On Monday, November 1, 2010 The Center for Global Development and The Paul H. Nitze School of Advanced International Studies hosted a Massachusetts Avenue Development Seminar (MADS)* entitled How Large is the Government Spending Multiplier? Evidence from World Bank Lending. The seminar featured Aart Kraay, Lead Economist in the Development Research Group at the World Bank. Antonio Spilimbergo of the International Monetary Fund served as the disscusant.
Access paper here.
Abstract: In this paper I propose a novel approach to isolating exogenous fluctuations in public spending in order to estimate government spending multipliers in low-income countries. My approach relies on two features unique to many low-income countries: (1) borrowing from the World Bank finances a substantial fraction of public spending, and (2) actual disbursements on World Bank loans are typically spread out over several years following the original approval of the loan. These two features imply that fluctuations in disbursements on World Bank loans, and the significant portion of public spending they finance, are in large part determined by fluctuations in loan approval decisions made in previous years, and so are unlikely to be correlated with shocks to output in the current year. I use project-level data on disbursements on World Bank loans to isolate this predetermined component of public spending and use it to estimate government spending multipliers in a sample of 48 aid-dependent low-income countries. The multipliers I obtain are small and surprisingly precisely estimated, ranging from 0 to 0.3 on impact, and at most slightly larger in the long run. These results suggest that countercyclical fiscal stimulus spending is unlikely to be an effective stabilization tool in these countries.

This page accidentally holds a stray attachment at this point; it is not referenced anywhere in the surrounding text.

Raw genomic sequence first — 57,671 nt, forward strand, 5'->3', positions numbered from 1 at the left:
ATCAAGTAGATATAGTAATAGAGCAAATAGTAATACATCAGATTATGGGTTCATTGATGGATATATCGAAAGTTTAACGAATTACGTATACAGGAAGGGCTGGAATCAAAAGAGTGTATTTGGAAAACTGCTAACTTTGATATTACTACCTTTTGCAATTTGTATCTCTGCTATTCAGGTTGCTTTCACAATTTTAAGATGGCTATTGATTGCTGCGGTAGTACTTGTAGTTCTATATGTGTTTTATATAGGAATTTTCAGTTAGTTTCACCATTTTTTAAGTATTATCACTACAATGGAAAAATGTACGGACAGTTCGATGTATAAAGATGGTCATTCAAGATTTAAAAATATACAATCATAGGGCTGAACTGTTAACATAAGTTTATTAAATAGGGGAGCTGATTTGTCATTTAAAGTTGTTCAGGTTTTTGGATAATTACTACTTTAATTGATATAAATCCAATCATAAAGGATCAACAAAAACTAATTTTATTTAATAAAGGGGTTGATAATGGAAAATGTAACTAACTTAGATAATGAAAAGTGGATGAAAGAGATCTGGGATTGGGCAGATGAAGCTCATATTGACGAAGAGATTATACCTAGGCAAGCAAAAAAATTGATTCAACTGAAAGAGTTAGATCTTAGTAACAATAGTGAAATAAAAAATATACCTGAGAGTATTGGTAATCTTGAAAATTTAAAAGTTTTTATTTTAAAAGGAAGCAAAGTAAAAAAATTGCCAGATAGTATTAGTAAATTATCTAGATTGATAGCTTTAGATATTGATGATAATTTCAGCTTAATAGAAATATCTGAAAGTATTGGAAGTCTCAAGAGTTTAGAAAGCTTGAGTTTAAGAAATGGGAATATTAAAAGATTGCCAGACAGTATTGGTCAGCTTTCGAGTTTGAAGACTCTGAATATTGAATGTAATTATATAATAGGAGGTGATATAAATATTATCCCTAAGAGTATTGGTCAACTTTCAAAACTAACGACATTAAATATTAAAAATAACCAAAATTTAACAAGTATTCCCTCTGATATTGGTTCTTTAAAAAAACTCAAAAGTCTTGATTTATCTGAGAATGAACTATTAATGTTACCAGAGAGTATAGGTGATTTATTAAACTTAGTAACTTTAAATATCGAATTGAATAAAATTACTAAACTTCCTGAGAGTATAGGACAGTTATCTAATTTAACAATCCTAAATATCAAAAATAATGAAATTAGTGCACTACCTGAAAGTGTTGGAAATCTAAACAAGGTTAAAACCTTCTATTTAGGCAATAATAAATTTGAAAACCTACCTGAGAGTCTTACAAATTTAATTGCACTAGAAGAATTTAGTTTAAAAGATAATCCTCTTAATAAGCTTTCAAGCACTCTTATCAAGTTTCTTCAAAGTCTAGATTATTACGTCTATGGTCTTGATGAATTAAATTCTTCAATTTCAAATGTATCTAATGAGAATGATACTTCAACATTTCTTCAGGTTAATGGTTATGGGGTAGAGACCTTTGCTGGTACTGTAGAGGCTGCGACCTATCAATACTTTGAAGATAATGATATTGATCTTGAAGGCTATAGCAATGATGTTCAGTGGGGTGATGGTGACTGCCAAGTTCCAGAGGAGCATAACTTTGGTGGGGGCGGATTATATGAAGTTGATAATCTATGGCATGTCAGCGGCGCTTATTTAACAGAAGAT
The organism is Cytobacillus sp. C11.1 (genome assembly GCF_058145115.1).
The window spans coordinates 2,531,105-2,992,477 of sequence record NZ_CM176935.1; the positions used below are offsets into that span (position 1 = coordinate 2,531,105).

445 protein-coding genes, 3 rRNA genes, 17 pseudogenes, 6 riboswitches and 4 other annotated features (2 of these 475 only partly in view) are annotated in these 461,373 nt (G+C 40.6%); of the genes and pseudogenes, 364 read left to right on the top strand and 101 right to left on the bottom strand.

*The Massachusetts Avenue Development Seminar (MADS) is a ten year-old research seminar series that brings some of the world's leading development scholars to discuss their new research and ideas. The presentations meet an academic standard of quality and are at times technical, but retain a focus on a mixed audience of researchers and policymakers.